The Temple of Debod, an Egyptian temple built in the fourth century BC, stands in Madrid’s Parque de la Montaña near Plaza de España. While it may seem out of place in the middle of the modern city, the temple was dismantled, shipped, and carefully reconstructed here in 1972 to protect it from flooding caused by the construction of the Aswan Dam. Spain received the temple as a thank you for helping to save Abu Simbel, another archaeological site that was threatened by flooding in Egypt.
The ancient temple stands behind two stone gates rising out of a calm shallow pool. Inside the temple, there are hieroglyphs as well as photos documenting its history, including the reconstruction in Madrid. The temple and gates are illuminated at night, creating a clear beautiful reflection of the structure on the water. Due to its central location, the Temple of Debod is included in many Madrid sightseeing tours—by foot, bike, or Segway—and it’s also a stop on the Blue Route of the city’s hop-on hop-off bus. Also featured on many city tours are other nearby attractions, like Palacio Real, San Miguel Market, Plaza Mayor, and the Manzanares River.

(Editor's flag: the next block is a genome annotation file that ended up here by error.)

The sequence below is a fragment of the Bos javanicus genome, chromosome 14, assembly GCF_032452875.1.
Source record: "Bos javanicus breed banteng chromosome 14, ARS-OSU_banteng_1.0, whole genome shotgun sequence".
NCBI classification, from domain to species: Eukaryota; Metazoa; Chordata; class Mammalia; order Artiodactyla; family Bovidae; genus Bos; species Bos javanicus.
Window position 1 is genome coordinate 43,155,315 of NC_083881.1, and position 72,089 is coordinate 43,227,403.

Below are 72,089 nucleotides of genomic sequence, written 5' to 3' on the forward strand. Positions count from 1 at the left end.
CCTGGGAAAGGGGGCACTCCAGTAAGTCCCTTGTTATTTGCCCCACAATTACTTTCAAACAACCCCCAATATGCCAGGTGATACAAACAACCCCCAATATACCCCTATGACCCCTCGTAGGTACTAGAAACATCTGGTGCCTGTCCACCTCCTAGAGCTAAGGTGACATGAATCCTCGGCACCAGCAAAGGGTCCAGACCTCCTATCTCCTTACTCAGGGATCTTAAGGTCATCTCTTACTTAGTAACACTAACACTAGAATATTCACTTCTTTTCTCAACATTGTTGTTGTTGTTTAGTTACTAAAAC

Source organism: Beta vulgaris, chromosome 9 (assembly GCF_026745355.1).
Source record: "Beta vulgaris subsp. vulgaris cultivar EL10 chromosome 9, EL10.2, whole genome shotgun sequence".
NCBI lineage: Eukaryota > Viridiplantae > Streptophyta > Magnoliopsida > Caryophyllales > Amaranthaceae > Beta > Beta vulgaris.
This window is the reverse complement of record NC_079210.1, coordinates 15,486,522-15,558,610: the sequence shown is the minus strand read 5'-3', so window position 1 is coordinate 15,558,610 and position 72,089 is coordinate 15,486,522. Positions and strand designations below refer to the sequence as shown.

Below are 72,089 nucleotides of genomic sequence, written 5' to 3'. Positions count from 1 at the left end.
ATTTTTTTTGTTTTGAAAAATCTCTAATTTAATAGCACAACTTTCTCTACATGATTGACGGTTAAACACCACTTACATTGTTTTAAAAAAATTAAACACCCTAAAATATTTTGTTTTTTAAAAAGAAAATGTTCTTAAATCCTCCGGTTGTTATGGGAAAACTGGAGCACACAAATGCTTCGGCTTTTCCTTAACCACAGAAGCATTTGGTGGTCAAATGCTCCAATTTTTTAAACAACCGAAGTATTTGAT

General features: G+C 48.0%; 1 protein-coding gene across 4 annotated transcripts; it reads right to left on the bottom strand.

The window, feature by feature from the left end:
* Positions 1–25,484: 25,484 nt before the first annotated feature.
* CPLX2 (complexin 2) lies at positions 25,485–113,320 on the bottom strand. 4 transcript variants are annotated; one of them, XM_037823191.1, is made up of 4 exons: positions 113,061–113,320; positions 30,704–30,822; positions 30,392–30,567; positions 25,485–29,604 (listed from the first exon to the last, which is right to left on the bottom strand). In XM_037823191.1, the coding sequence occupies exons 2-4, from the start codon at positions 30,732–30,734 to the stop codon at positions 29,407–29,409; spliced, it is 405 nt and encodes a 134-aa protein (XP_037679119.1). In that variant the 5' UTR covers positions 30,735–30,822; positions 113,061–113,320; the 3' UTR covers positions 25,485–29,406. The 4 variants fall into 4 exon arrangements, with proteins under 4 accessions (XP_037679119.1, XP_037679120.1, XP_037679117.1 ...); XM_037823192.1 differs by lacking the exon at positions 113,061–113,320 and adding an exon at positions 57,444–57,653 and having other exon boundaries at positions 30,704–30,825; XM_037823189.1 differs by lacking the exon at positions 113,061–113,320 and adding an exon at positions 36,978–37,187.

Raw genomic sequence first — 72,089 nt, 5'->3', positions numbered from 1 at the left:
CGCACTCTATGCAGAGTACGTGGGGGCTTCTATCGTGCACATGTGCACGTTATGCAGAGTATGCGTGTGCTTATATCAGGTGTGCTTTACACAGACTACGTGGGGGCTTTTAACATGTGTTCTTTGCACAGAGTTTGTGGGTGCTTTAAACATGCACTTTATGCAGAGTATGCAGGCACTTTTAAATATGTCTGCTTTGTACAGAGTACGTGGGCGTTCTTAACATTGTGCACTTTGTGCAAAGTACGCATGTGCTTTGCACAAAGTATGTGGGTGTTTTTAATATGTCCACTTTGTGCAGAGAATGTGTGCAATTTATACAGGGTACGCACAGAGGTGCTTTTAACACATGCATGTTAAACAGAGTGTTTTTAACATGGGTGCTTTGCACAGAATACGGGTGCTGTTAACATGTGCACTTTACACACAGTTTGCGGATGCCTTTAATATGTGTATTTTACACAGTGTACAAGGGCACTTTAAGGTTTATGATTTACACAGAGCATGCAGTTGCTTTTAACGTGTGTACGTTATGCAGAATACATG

Things to Know Before You Go
- The Temple of Debod is a must-see for history buffs and lovers of ancient architecture.
- Entrance to the temple is free.
- The number of visitors inside the temple is restricted to 30 at a time for a maximum of 30 minutes.
- The Temple of Debod is not accessible to wheelchair users.
How to Get There
Several city buses service the Temple of Debod, as does the metro via Plaza de España and Ventura Rodríguez stations.
When to Get There
The Temple of Debod is closed on Mondays and public holidays. If you plan to enter the temple, arrive early to avoid waiting in line.
A Brief History of the Temple
Work on the Temple of Debod began during the second century BC but wasn’t completed until after Egypt was annexed by the Roman Empire. When Nubia was converted to Christianity during the sixth century, the temple was sealed and abandoned. In 1978, when the structure was relocated to Madrid, the building’s original east to west orientation was maintained.